Six hikers, including a father and his nine-year-old son, were attacked by a wolf in the northern Golan Heights on Saturday. The hikers were taken to the Ziv Hospital in Safed for rabies vaccinations and treatment of bite wounds.
Dr. Amit Dolev of the Society for the Protection of Nature in Israel said he believed the wolf attacked because it was rabid, and that two more sightings of the animal were reported throughout the day.
According to Dolev, rangers have been searching for the wolf since the morning hours, so far to no avail. "Such an animal, which suffers from rabies, could be in its final hours, or its final days," he said, adding that for this reason the wolf may be dead by the time authorities locate it.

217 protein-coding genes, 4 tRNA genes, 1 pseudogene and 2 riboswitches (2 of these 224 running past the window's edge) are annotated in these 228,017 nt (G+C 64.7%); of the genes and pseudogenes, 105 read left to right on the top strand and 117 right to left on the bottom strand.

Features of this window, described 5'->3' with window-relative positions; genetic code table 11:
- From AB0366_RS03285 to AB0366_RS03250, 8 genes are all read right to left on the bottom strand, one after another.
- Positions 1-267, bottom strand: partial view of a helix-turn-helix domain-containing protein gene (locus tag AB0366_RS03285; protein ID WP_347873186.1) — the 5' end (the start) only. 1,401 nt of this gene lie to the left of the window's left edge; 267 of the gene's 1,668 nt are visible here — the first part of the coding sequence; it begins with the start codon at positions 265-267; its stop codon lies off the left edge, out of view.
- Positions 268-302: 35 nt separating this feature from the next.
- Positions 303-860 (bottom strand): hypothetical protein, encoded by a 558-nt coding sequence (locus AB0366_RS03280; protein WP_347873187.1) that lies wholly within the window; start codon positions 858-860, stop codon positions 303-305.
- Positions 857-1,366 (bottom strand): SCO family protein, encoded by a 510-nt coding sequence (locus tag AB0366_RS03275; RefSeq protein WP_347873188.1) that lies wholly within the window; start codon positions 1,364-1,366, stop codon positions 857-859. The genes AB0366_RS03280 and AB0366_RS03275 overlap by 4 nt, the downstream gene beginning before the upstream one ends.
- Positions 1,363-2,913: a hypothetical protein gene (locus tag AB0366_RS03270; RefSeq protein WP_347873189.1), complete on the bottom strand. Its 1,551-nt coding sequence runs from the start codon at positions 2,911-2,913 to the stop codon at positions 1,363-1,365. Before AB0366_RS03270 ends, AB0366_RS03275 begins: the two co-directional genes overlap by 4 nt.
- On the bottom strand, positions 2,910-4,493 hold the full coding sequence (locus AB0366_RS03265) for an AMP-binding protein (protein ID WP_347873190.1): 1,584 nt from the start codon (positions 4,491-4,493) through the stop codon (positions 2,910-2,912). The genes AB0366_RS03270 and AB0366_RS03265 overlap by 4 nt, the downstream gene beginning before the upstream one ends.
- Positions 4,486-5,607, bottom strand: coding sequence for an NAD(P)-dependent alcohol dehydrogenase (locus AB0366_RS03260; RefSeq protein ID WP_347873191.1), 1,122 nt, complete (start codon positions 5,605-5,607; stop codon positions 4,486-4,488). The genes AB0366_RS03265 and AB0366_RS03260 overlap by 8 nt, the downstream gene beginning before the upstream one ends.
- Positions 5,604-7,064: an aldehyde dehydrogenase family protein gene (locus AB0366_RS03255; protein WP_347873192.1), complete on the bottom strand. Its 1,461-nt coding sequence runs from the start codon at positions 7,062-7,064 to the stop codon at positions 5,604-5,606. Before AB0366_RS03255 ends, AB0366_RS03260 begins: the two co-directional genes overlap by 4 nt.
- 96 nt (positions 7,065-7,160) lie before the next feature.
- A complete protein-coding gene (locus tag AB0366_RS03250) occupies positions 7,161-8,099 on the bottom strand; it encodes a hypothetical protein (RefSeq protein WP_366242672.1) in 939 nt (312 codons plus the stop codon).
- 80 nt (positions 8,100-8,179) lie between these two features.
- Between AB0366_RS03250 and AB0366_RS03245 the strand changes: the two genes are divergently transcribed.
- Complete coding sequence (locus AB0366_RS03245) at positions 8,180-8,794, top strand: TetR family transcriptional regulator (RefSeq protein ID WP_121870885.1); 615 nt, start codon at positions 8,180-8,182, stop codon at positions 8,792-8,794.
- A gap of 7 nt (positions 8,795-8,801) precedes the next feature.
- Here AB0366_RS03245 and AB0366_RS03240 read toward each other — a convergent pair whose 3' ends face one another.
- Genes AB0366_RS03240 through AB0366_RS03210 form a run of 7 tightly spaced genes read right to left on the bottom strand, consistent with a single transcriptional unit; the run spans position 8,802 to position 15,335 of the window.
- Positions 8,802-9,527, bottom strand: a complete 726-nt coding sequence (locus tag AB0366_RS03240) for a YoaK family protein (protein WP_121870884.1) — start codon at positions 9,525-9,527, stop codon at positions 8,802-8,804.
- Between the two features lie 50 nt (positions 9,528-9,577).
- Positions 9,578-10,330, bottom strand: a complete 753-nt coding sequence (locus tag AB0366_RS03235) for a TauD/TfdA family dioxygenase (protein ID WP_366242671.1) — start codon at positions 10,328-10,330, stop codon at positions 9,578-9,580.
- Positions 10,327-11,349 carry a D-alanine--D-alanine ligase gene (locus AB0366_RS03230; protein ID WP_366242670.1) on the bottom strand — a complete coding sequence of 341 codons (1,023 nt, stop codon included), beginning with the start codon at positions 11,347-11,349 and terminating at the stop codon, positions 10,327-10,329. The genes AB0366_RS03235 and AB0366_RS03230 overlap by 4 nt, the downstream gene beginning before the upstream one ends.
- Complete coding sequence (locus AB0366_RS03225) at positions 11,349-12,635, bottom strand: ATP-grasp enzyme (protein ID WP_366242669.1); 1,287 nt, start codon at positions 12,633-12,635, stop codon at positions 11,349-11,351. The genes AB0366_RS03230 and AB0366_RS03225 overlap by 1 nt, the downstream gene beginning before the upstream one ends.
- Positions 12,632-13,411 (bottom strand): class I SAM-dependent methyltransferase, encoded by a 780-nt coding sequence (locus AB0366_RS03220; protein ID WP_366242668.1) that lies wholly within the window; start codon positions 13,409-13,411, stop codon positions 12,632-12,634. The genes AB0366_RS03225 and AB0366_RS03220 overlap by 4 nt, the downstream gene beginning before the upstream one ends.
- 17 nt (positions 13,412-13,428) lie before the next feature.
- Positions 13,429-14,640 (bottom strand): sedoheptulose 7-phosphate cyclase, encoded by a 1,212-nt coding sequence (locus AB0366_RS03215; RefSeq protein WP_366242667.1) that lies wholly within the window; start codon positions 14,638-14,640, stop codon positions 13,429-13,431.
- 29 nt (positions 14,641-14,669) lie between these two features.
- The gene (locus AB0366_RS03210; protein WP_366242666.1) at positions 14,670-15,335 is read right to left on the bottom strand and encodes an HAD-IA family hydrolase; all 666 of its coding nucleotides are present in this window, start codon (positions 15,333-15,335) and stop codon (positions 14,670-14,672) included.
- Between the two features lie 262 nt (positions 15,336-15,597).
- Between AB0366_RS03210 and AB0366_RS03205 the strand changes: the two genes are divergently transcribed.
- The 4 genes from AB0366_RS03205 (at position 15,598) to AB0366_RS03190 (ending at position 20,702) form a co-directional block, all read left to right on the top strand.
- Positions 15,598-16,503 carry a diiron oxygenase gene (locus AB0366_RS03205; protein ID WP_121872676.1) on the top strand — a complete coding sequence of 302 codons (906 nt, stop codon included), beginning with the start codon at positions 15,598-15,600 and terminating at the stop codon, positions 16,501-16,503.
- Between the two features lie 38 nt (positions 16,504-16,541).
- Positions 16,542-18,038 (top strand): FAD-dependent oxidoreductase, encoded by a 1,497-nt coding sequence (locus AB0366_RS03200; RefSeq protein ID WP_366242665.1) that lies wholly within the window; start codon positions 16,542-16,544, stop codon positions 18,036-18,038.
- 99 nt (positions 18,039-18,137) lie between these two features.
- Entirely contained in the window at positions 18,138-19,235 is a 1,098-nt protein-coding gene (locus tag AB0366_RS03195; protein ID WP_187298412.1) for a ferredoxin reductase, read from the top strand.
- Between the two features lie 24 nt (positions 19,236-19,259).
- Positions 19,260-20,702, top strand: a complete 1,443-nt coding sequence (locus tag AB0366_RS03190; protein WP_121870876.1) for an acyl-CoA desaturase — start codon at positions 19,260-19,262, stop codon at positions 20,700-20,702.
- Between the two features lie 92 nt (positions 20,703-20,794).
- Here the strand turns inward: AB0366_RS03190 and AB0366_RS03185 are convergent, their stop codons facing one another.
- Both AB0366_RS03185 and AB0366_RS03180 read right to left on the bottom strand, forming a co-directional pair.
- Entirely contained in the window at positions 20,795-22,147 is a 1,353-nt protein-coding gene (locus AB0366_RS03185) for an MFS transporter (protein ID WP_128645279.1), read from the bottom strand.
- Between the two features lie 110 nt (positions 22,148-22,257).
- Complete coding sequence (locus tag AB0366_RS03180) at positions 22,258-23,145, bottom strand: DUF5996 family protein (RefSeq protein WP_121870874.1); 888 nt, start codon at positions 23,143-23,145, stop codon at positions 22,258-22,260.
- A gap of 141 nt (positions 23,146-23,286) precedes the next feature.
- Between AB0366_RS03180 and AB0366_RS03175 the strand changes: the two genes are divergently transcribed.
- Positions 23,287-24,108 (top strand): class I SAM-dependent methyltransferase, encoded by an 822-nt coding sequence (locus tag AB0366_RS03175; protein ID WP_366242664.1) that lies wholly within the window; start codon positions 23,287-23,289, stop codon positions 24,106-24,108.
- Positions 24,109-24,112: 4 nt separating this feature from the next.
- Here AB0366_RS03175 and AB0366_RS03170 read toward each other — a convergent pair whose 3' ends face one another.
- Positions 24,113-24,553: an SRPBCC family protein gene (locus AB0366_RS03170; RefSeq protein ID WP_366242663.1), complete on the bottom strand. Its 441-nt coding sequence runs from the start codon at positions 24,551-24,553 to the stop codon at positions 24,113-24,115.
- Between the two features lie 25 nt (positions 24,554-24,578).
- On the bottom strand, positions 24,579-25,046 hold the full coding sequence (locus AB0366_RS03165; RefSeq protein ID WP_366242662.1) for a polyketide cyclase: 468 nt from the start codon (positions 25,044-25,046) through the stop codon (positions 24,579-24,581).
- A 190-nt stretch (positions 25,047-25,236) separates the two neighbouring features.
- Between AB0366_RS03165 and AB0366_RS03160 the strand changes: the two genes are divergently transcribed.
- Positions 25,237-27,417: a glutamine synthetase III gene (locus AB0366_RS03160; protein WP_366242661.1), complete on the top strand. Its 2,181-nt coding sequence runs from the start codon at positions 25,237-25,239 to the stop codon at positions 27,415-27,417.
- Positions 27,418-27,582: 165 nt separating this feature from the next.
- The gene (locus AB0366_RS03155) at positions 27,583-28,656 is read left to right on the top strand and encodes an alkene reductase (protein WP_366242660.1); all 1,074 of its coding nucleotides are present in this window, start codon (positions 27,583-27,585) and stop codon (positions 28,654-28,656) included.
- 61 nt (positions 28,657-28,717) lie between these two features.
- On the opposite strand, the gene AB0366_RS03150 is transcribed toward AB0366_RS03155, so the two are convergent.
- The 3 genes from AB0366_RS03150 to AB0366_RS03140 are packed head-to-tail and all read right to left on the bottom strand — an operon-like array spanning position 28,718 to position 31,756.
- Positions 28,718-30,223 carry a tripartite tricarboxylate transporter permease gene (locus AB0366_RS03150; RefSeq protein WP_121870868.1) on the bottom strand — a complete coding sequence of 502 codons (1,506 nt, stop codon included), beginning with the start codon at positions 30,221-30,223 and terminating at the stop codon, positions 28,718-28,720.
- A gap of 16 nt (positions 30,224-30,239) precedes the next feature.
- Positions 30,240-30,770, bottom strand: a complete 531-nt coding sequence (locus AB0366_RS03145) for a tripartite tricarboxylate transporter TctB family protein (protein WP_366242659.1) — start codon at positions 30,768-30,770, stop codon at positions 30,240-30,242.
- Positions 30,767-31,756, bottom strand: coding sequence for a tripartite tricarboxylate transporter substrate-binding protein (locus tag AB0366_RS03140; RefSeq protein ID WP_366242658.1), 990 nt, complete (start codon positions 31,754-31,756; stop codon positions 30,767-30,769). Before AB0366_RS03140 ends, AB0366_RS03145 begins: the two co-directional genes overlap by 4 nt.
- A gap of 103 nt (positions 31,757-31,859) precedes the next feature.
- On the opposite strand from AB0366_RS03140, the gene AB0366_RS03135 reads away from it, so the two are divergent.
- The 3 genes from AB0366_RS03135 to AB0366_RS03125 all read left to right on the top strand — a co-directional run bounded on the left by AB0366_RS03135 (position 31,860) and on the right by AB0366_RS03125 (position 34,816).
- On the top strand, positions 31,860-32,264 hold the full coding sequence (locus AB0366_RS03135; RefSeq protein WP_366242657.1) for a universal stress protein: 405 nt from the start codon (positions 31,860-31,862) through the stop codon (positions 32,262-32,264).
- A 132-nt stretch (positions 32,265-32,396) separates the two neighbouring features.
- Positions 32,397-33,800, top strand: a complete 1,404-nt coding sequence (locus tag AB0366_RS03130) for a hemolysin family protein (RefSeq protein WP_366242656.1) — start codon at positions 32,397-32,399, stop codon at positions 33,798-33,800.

Dr. Roni King, a veterinarian with the Nature and Parks Authority, said that in recent years the rabies disease has been more common among dogs than among wild animals. He added, however, that of the 15 rabies cases reported in 2014, four had been wolves – a significant rise compared to previous years.
So far in 2015 five rabies cases have been reported, involving one wolf and five household pets (dogs and cats), all in northern Israel.
According to Dr. King, since 1998 the Nature and Parks Authority has been spraying oral rabies vaccinations from the air, significantly reducing the prevalence of the disease. A year before the oral vaccination program began, he said, 100 cases of rabies were reported every year.
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